The clock is ticking at the Le Bourget Centre. The latest draft of the climate change agreement is littered with brackets, leaving less than 48 hours for negotiators to resolve their ideological and practical differences by Friday evening. There is a resounding call for compromise to get the deal done, but observers are concerned about leaving COP 21 with a weak agreement to save face and pushing tough decisions down the road. India has flagged its problem areas in the latest draft: elusive finance from rich countries, scaling up on national actions plans every five years, and uniform scrutiny of all plans to combat climate change by an international body.
Exhorting countries to put their differences aside at the Le Bourget Centre, U.S. Secretary of State John Kerry said, “We have the rarest of opportunities to save millions of people, give the world an agreement it deserves.” Vilified for most of the U.N. Climate Conference as an obstructionist, the Modi government pulled out all the stops to win the perception battle by engaging the media and civil society like never before. New Delhi has tried to explain that India is quite literally stuck between a rock and a hard place.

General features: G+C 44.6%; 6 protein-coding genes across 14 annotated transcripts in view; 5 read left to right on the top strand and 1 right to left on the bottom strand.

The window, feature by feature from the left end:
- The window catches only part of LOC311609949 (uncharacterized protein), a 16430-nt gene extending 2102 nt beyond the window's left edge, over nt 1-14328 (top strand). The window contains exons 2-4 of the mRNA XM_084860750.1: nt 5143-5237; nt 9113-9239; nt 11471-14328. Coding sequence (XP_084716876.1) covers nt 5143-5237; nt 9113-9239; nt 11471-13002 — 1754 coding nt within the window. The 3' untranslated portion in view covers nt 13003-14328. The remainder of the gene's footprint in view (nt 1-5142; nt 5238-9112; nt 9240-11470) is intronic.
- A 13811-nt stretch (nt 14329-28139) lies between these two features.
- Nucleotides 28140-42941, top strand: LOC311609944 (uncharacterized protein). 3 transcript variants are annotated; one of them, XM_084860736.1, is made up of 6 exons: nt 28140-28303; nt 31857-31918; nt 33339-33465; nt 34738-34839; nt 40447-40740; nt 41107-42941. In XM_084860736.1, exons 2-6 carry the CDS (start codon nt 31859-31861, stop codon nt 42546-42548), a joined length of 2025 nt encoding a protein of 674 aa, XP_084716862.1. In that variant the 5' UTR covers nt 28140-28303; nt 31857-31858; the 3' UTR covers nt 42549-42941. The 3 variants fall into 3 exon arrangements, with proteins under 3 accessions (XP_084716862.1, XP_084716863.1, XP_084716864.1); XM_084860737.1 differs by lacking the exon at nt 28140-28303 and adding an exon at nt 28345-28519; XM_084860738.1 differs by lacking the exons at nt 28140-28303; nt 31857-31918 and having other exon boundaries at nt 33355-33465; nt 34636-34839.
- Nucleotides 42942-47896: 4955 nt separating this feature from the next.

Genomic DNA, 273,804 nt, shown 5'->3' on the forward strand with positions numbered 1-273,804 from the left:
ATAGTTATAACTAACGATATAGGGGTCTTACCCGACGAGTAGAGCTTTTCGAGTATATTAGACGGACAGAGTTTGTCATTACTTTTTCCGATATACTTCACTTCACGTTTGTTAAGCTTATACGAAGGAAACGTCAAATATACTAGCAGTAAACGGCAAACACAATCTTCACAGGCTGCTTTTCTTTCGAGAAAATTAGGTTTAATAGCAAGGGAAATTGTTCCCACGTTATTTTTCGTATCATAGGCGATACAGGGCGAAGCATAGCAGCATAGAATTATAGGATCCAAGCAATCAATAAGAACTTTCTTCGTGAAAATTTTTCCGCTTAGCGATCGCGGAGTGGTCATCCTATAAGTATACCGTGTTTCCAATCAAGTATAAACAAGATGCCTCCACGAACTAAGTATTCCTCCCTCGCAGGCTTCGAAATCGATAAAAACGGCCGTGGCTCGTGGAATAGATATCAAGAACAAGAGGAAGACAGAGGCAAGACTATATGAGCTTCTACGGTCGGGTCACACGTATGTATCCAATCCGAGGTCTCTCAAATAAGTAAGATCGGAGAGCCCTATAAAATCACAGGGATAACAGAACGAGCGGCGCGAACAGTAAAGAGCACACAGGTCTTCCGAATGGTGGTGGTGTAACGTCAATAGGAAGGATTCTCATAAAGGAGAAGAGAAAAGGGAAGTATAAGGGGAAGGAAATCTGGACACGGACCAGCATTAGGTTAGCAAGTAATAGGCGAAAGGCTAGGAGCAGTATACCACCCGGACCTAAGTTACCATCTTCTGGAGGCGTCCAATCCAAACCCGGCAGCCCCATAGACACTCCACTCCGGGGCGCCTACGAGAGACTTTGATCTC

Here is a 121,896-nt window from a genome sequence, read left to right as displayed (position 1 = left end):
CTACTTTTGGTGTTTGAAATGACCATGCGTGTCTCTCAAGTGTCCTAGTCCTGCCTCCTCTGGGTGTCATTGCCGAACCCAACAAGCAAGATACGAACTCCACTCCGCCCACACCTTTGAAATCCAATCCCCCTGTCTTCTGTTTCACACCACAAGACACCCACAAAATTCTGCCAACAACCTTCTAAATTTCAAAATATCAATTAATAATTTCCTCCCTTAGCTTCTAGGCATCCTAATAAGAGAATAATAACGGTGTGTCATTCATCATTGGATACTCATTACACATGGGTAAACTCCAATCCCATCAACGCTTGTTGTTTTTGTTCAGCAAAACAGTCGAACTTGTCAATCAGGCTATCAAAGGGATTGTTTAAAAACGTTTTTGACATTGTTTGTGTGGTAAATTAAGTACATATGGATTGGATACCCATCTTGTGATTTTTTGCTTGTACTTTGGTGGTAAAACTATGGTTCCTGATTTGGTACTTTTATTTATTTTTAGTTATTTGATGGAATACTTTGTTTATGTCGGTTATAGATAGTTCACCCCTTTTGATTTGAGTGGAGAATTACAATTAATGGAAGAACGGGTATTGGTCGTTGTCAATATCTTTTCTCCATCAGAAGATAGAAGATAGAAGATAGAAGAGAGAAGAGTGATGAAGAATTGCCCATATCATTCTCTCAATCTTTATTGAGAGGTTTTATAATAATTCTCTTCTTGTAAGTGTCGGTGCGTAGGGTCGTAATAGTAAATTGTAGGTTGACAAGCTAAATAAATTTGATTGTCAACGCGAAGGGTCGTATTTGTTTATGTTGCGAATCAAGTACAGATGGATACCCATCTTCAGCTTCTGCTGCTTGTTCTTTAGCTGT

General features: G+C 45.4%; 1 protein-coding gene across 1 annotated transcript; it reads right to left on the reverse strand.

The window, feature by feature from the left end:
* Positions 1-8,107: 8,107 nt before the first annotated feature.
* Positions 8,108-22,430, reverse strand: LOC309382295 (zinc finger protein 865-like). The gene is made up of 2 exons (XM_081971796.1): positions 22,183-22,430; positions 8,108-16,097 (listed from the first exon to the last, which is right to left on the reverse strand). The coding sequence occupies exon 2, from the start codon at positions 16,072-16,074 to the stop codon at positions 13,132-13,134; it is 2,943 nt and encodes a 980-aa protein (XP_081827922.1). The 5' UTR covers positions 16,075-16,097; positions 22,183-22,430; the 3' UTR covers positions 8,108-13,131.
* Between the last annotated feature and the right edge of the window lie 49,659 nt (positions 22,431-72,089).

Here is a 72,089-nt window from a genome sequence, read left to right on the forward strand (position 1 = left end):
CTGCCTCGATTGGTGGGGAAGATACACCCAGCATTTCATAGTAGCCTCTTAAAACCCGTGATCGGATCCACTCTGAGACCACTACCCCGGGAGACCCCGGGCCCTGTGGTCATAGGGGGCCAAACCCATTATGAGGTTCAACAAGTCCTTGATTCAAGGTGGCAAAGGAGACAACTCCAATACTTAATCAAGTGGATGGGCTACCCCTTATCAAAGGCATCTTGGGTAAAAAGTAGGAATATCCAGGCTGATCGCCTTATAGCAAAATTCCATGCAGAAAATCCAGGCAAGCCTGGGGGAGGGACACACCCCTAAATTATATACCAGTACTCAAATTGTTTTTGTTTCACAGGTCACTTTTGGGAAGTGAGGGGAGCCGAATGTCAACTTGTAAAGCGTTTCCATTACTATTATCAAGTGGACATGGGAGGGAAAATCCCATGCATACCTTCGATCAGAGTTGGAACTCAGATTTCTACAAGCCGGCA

While India is acutely vulnerable to unseasonal rains, floods, droughts and melting glaciers, it also has huge challenges of poverty eradication and providing electricity to millions of people, which will require burning more coal for the next decade at least. As climate change worsens, India will also have to contend with a rising frequency of extreme weather events like the floods in Chennai, as well as unseasonal rains and other changes in climate patterns which ruin crops and drive farmers to kill themselves.